Barclays customers can use voice recognition rather than remembering passwords
Barclays personal banking customers will be able to use their voice to clear security checks instead of needing to remember passwords.
The bank, which said "each person's voice is as unique as a fingerprint", started offering voice security technology to a small number of customers in 2013.
Now, it has announced it is making the option of using voice security instead of passwords open to all its personal banking customers. The service is not yet available for corporate and business clients.
The initiative identifies callers based solely on their voice, removing the need for them to answer security questions or give passwords.
Barclays' telephone banking service will create a digital profile of customers' voices - like a unique fingerprint - over the course of around three phone calls.
Once Barclays has built up a sufficient profile, customers can then opt in to u se voice security technology rather than a password to identify themselves, if they want to.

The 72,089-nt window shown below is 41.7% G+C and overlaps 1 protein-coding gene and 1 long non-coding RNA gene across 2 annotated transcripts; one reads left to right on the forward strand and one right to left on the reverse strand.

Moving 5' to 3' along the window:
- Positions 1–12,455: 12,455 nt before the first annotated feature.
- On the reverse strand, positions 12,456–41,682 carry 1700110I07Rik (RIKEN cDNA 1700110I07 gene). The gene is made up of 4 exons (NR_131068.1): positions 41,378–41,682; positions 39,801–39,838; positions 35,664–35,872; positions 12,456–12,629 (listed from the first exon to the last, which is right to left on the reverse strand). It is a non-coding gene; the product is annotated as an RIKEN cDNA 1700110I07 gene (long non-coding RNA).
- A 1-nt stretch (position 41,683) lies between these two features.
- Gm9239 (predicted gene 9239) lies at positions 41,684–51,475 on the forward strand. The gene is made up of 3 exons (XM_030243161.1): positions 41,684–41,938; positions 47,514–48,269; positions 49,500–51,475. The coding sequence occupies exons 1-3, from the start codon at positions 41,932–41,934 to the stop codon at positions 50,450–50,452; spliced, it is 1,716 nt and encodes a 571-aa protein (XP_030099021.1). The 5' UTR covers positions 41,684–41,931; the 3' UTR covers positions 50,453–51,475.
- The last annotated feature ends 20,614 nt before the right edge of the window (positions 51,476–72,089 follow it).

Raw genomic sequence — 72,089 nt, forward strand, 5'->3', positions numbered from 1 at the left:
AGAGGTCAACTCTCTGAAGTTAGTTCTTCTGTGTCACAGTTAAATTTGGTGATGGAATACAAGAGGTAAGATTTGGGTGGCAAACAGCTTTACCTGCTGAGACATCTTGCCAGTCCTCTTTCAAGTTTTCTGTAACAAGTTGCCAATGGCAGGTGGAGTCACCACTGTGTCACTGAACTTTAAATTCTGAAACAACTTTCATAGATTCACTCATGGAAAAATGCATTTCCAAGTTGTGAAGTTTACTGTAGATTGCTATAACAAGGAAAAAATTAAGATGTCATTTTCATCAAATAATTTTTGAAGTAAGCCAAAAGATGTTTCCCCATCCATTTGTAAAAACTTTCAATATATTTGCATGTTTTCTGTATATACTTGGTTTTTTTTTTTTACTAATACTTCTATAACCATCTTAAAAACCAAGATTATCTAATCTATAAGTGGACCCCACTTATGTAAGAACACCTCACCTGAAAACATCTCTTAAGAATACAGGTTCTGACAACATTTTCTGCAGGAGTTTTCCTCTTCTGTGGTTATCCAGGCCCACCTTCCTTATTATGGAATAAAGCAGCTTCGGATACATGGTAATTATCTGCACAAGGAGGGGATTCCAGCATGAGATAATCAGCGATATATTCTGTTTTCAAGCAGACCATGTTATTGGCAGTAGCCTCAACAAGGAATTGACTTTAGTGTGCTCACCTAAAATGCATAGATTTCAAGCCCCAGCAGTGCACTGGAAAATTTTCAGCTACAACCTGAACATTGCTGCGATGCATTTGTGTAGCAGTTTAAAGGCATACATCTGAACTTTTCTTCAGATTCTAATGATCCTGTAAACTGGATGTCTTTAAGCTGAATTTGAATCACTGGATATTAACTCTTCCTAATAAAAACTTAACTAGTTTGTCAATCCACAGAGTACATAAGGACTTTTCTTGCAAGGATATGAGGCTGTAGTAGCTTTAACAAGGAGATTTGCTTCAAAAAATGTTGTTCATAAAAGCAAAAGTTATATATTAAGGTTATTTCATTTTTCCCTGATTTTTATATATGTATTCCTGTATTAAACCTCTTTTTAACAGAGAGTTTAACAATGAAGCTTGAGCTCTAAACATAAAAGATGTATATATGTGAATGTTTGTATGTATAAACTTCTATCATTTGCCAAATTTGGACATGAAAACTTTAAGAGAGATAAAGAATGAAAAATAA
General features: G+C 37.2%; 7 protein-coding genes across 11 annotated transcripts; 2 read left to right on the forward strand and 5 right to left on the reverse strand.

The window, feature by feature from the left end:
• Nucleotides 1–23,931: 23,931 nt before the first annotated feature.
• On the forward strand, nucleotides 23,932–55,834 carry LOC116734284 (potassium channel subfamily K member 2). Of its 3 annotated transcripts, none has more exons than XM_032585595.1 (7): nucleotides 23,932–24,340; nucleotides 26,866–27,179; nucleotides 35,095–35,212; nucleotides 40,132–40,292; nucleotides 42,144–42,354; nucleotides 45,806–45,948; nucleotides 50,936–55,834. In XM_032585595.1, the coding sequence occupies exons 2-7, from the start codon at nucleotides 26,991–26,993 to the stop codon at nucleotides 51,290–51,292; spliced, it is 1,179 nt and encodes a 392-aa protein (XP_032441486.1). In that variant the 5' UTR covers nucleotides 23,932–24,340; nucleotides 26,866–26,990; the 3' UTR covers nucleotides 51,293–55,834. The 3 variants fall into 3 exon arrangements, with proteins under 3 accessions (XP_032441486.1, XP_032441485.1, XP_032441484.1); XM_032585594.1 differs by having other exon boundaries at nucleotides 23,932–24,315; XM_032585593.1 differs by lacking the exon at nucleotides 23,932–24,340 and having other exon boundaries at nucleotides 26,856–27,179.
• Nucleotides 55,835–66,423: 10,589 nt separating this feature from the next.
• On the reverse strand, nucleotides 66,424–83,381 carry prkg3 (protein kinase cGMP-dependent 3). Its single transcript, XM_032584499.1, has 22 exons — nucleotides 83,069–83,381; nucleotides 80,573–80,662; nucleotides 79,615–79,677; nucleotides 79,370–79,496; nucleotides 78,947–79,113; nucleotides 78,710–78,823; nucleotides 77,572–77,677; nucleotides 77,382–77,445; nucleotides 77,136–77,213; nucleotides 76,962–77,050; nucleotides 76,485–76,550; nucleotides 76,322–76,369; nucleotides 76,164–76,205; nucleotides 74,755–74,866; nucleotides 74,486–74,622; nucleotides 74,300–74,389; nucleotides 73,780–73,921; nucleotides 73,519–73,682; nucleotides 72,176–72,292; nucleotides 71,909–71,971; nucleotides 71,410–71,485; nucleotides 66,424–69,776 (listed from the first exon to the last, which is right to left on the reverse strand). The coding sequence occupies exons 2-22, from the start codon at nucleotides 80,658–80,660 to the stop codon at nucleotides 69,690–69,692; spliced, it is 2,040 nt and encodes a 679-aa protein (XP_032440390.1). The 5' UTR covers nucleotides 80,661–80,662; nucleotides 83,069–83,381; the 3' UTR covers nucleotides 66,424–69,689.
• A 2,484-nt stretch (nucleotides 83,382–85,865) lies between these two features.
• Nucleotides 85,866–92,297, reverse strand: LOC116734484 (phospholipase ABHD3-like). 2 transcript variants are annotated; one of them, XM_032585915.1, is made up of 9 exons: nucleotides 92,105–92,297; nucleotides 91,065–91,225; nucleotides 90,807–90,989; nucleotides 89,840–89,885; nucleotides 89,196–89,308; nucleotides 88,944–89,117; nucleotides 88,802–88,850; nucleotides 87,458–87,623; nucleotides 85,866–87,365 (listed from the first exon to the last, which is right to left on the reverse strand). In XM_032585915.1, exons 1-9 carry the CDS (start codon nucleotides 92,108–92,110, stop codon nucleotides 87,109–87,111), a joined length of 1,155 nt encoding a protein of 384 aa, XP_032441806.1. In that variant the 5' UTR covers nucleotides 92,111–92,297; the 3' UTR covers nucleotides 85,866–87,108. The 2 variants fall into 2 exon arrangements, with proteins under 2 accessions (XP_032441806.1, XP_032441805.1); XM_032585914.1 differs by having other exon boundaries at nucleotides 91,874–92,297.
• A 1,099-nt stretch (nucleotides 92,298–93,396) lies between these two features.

Explaining how the initiative works, Barclays said: "Each person's voice is as unique as their fingerprint, made up of over 100 characteristics based on the physical configuration of the speaker's mouth and throat.
"Therefore, when a customer calls up to use telephone banking, the technology will be able to identify them simply from the first few words that are spoken."
The bank said if a customer has forgotten their password, it takes two minutes on average to get through the alternative security measures - so voice security should speed up this process significantly.
As well as potentially making the process of telephone banking quicker for customers, Barclays said it will also create a greater barrier against fraud, "due to the highly personal form of identification".
Steven Cooper, CEO of personal banking at Barclays, said: "We can all relate to the frustration of forgetting a password at the crucial moment. Voice security can cut out that part of the call completely and, unlike a password, each person's voice is as unique as a fingerprint."